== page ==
Barrett believes that the Oversight Board may have simply teed up a future Facebook decision to keep Trump banned permanently.
The board said Facebook didn’t have specific policies in place to deal with the harm that a public figure like Trump might cause via the platform. “[It] was not appropriate for Facebook to impose the indeterminate and standardless penalty of indefinite suspension,” the board decided.
It may be that those standards were not in place because some of Facebook’s management still clings to the classic libertarian idea that social platforms should be forums for absolute free speech. Facebook has clung to a policy of allowing speech by politicians, even when what they post is provably false, because it’s “in the public interest.”
“We’d definitely like to see the Oversight Board recommending that people in power . . . be held to account for their actions, and that Facebook not hide behind the newsworthiness argument to excuse those actions,” Kairos Action’s Drew says. “Unless they are going to create a rehab program for white supremacists, there is a need for policies around the indefinite suspension of white supremacists.”
How it plays in D.C.
If the main goal of the Oversight Board is to dilute what is perceived as Facebook’s absolute power to define the rules of political speech on its vast platform, it’s having limited results.
“While this is a welcome step by Facebook, the reality is that bad actors still have the ability to exploit and weaponize the platform,” said Democratic Senator Mark Warner of Virginia in a statement on Wednesday. “Policymakers ultimately must address the root of these issues, which includes pushing for oversight and effective moderation mechanisms to hold platforms accountable for a business model that spreads real-world harm.”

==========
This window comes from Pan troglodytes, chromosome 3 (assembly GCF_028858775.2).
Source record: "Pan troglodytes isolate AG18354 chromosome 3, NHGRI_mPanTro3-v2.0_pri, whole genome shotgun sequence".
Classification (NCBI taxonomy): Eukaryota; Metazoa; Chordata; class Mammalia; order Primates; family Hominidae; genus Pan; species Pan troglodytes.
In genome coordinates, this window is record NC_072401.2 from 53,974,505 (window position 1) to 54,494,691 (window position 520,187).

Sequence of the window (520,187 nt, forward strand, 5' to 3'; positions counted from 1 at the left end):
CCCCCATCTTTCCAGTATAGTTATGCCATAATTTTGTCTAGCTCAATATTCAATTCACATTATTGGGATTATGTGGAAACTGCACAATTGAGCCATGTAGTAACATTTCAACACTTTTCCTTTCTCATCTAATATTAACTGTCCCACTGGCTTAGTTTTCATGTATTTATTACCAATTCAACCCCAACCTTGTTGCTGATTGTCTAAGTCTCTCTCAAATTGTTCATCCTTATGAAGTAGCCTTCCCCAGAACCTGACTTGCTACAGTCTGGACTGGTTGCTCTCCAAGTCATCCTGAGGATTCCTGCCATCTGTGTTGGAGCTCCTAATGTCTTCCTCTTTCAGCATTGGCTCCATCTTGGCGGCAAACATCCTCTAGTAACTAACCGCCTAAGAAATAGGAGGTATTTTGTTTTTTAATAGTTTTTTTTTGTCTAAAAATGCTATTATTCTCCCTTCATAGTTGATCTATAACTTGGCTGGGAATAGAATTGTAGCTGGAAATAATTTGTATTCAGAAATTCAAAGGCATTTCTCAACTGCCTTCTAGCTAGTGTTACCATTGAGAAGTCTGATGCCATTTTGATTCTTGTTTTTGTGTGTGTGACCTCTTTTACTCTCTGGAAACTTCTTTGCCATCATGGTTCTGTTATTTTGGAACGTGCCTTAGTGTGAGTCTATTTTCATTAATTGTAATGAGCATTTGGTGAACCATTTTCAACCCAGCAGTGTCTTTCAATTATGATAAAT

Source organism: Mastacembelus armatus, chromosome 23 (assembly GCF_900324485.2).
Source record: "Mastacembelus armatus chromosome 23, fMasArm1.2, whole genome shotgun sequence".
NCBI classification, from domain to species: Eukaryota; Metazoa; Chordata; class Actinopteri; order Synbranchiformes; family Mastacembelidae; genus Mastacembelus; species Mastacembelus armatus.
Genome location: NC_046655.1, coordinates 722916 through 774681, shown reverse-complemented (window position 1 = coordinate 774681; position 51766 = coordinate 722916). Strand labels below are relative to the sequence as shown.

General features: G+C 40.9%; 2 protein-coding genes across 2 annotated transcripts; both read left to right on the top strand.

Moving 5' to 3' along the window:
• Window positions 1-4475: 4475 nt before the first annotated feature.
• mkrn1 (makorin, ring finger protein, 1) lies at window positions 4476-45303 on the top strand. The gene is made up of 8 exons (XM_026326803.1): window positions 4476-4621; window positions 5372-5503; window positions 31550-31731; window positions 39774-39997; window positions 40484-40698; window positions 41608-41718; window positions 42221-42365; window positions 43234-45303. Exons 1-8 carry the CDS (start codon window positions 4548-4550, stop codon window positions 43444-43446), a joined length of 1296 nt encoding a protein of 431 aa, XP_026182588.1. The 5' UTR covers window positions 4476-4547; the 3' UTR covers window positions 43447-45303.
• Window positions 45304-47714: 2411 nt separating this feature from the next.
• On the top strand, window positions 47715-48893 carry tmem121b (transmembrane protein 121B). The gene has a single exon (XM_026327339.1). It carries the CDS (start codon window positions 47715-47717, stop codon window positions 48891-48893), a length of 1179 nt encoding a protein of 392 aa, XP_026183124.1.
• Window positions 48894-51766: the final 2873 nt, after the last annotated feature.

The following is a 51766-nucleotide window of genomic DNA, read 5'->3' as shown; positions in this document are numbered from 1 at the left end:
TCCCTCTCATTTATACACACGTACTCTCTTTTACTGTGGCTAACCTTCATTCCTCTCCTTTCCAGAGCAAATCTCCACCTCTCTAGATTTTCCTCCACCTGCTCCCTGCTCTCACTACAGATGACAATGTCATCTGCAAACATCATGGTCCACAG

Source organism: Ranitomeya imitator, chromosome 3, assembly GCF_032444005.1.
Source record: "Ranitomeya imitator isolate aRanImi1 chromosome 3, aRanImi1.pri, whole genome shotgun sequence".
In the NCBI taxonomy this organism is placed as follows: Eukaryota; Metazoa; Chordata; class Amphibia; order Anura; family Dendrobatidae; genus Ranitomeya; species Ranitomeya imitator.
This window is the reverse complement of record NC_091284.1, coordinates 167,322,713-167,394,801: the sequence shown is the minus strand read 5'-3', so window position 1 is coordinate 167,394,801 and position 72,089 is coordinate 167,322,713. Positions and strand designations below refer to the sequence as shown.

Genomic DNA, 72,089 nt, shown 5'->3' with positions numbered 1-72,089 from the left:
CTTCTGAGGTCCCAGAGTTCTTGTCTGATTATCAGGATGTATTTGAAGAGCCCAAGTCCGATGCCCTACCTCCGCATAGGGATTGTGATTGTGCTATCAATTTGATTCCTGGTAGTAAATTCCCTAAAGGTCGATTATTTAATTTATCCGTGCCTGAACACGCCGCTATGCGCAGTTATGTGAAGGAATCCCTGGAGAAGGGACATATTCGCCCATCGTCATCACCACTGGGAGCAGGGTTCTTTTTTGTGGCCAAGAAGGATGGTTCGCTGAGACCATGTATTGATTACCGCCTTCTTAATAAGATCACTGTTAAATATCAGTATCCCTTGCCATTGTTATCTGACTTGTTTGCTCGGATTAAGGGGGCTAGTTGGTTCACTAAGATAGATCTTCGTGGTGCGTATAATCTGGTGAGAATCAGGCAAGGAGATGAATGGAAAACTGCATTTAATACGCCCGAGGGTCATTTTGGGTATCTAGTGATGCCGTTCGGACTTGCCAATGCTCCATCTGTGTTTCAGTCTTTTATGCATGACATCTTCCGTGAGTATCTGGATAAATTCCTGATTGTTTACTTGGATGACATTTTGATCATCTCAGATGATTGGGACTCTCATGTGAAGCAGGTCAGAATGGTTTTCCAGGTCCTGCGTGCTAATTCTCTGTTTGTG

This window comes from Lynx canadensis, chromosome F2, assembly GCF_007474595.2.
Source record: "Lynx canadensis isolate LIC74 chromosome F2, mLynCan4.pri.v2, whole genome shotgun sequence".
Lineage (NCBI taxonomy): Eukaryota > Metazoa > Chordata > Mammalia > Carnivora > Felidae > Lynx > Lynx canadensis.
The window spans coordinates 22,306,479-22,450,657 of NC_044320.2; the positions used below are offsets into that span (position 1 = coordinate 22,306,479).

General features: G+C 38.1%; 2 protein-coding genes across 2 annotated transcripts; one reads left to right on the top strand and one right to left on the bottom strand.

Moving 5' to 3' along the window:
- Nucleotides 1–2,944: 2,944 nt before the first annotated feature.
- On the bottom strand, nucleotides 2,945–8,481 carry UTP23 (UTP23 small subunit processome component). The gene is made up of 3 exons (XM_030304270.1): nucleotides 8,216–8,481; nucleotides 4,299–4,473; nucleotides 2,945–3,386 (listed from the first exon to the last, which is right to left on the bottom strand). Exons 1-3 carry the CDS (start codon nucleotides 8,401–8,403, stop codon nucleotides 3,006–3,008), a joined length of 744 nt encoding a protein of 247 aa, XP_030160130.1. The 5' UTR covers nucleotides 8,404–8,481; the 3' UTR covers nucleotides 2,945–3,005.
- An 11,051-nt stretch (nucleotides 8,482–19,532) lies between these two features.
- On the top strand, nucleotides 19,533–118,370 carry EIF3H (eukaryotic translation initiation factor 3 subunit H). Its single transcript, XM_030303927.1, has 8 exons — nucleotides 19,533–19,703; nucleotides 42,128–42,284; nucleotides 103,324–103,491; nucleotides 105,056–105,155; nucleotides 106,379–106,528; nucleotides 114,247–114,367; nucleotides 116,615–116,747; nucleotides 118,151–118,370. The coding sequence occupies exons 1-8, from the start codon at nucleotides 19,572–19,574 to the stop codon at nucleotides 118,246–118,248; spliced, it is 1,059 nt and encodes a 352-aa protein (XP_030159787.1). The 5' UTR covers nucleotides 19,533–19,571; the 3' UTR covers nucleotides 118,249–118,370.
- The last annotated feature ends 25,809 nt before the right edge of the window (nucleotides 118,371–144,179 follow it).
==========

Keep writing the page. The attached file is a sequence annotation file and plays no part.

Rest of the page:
Warner’s view is representative of many Democrats in Congress, and it’s increasingly representative of Republican views, says Zach Graves, head of policy at the Lincoln Network, a conservative tech interest group.
The fact is that Facebook acts as a gatekeeper, moderating the communication—via both posts and ads—between elected officials, candidates, and their bases. Both Republicans and Democrats are uncomfortable with that.
Graves says there is more interest on the GOP side in antitrust actions against Big Tech companies. “Antitrust has been a rubicon to cross for many Republicans, and they have crossed it,” he says. Key Republicans in Congress such as Representatives Ken Buck of Colorado and Jim Jordan of Ohio have warmed to the idea of breaking up Big Tech companies, Graves points out. Meanwhile, Mike Lee of Utah, the ranking minority member of the Senate Judiciary’s antitrust committee, has not said that he favors breaking up big tech companies.
“Even though some of them say they want [a] First Amendment standard for content,” Graves says, “it’s more that they don’t trust outsourcing those decisions to left-leaning Bay Area tech companies.” This is especially true, Graves adds, with “edge cases” like the fate of Donald Trump’s Facebook account.
CLARIFICATION: An earlier version of this story stated that the Lincoln Network’s Zach Graves said Senator Mike Lee had “warmed to” the idea of breaking up Big Tech. In fact, Lee has not come out in support of such breakups.